During Comic-Con, I got a chance to chat with Lili Taylor a bit, and she was exactly as lovely and warm and funny as you'd hope. When we started discussing "Dogfight," which may be my favorite Phoenix film, the reaction she had was immediate and almost overwhelming. I saw tears in her eyes as we talked about Phoenix and about the experience of making that film with him for director Nancy Savoca. There's a remarkable moment in that movie, a pivot point for his character, where he is watching her sing and play the piano, and for him, it's a silent scene, a slow push-in as he realizes who this person is. When I think of that moment, it sums up everything that was wonderful about him. It is a moment of intense, wide-open humanity, a person laying bare the things we all struggle to keep covered up every day, and that gift of his obviously left its mark on the people he worked with and the people who watched that work.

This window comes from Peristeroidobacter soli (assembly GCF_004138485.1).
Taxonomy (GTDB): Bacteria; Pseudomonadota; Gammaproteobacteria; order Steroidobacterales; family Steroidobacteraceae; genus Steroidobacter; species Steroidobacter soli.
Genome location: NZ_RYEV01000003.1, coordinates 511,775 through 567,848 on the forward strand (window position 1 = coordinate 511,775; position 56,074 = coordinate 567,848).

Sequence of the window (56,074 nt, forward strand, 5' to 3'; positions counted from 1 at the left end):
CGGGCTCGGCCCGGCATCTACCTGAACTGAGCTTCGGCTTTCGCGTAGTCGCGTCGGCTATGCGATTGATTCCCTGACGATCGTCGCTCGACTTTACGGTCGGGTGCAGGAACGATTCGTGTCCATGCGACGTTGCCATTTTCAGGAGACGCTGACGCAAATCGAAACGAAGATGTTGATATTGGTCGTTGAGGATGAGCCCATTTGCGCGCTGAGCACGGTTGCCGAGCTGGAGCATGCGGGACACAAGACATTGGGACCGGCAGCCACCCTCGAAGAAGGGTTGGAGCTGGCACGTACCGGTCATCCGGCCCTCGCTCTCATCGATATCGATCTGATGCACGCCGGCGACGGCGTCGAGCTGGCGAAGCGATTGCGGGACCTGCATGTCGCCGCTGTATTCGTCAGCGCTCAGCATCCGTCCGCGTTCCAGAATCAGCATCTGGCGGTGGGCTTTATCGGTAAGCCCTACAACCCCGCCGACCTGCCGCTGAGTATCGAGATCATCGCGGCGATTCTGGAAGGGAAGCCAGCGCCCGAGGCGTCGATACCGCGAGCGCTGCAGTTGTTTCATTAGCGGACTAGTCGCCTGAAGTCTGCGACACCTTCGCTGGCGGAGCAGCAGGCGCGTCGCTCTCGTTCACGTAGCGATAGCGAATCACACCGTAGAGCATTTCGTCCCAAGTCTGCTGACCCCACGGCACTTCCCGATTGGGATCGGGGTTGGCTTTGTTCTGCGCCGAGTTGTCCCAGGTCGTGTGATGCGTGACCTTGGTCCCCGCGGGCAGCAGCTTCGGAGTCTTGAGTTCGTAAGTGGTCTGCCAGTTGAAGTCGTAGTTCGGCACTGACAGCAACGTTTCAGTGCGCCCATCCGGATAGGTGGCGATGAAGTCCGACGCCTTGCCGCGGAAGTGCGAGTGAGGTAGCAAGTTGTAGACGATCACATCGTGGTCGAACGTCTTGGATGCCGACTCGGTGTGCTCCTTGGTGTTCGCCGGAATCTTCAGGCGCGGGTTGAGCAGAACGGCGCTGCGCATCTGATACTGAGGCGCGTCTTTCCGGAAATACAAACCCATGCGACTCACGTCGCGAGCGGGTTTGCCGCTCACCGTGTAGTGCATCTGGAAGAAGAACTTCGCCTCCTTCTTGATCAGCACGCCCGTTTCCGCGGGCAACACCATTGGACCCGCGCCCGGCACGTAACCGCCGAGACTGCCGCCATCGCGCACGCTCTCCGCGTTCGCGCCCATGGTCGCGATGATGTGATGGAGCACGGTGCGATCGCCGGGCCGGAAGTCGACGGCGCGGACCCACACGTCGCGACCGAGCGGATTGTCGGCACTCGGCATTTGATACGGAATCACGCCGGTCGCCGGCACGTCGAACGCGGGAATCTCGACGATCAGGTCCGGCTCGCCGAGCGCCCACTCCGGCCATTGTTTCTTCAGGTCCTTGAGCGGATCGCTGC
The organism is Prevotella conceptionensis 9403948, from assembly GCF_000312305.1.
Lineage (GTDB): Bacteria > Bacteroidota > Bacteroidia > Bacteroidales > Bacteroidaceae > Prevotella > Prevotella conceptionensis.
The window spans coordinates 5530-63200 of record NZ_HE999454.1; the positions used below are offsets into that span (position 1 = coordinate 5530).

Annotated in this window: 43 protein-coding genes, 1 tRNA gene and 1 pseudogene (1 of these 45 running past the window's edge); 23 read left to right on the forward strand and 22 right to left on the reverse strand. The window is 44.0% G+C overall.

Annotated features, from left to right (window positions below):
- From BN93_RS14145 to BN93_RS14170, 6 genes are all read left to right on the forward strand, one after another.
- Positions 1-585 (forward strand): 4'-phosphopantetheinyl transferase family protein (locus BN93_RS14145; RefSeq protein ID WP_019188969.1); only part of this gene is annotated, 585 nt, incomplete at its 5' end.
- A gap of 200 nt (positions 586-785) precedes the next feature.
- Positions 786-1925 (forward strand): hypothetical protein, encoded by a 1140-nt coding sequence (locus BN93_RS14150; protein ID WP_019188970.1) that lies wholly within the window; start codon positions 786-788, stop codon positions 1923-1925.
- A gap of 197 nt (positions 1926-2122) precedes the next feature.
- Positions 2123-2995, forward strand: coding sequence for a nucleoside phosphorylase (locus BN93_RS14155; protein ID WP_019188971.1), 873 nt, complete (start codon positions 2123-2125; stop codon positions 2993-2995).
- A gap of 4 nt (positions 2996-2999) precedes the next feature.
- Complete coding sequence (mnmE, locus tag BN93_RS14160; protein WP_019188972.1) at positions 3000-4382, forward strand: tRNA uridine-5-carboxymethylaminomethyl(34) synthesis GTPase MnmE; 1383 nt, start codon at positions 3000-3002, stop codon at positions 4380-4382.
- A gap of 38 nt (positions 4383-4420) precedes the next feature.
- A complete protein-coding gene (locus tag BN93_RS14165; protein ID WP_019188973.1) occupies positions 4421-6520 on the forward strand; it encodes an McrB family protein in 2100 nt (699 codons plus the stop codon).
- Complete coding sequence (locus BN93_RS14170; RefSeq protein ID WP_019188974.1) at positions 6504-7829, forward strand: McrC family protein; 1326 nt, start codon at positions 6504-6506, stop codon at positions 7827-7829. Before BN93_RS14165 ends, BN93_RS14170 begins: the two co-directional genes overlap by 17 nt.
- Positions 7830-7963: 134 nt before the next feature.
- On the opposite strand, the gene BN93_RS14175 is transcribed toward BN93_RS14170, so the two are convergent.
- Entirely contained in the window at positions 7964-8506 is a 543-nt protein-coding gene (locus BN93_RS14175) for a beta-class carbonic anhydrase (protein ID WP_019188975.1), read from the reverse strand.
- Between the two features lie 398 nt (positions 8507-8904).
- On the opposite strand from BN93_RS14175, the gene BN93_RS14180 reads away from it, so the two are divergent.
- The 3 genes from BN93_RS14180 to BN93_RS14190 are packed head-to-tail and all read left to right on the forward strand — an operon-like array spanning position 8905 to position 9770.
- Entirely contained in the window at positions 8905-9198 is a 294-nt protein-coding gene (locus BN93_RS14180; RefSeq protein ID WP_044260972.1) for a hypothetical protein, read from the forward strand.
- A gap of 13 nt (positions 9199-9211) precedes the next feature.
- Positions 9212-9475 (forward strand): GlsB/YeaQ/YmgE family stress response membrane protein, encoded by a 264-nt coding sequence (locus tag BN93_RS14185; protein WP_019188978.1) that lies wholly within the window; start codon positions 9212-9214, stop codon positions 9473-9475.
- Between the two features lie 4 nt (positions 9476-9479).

What if? Man, I wish we knew that answer.

I'll have a few more contributions to "What If?" week as it continues, and keep checking in all across HitFix for special contributions from our music and TV writers also examining possible alternate realities.